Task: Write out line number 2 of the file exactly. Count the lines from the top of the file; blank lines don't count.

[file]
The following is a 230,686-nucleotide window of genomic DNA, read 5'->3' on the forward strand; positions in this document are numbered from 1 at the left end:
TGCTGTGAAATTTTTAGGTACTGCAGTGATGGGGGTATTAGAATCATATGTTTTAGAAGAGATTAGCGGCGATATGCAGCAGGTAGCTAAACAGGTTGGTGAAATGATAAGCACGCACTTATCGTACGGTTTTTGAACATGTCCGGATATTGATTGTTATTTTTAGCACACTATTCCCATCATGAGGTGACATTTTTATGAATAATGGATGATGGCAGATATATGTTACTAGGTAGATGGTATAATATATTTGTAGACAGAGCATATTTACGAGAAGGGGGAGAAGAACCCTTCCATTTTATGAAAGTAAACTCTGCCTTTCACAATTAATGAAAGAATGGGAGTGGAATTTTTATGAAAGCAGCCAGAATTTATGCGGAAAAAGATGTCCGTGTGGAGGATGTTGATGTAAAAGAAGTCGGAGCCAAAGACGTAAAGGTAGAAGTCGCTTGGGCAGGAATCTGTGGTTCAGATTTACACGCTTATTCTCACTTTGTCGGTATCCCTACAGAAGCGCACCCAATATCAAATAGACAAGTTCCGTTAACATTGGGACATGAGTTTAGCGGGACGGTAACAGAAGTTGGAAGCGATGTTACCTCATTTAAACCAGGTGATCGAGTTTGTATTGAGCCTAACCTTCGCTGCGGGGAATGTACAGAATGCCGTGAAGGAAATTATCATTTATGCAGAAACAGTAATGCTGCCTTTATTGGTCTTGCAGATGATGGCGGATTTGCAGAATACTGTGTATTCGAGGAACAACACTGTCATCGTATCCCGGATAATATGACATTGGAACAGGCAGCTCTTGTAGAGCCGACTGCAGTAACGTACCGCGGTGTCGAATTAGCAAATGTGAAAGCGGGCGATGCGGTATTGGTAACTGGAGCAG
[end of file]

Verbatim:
TGCTGTGAAATTTTTAGGTACTGCAGTGATGGGGGTATTAGAATCATATGTTTTAGAAGAGATTAGCGGCGATATGCAGCAGGTAGCTAAACAGGTTGGTGAAATGATAAGCACGCACTTATCGTACGGTTTTTGAACATGTCCGGATATTGATTGTTATTTTTAGCACACTATTCCCATCATGAGGTGACATTTTTATGAATAATGGATGATGGCAGATATATGTTACTAGGTAGATGGTATAATATATTTGTAGACAGAGCATATTTACGAGAAGGGGGAGAAGAACCCTTCCATTTTATGAAAGTAAACTCTGCCTTTCACAATTAATGAAAGAATGGGAGTGGAATTTTTATGAAAGCAGCCAGAATTTATGCGGAAAAAGATGTCCGTGTGGAGGATGTTGATGTAAAAGAAGTCGGAGCCAAAGACGTAAAGGTAGAAGTCGCTTGGGCAGGAATCTGTGGTTCAGATTTACACGCTTATTCTCACTTTGTCGGTATCCCTACAGAAGCGCACCCAATATCAAATAGACAAGTTCCGTTAACATTGGGACATGAGTTTAGCGGGACGGTAACAGAAGTTGGAAGCGATGTTACCTCATTTAAACCAGGTGATCGAGTTTGTATTGAGCCTAACCTTCGCTGCGGGGAATGTACAGAATGCCGTGAAGGAAATTATCATTTATGCAGAAACAGTAATGCTGCCTTTATTGGTCTTGCAGATGATGGCGGATTTGCAGAATACTGTGTATTCGAGGAACAACACTGTCATCGTATCCCGGATAATATGACATTGGAACAGGCAGCTCTTGTAGAGCCGACTGCAGTAACGTACCGCGGTGTCGAATTAGCAAATGTGAAAGCGGGCGATGCGGTATTGGTAACTGGAGCAG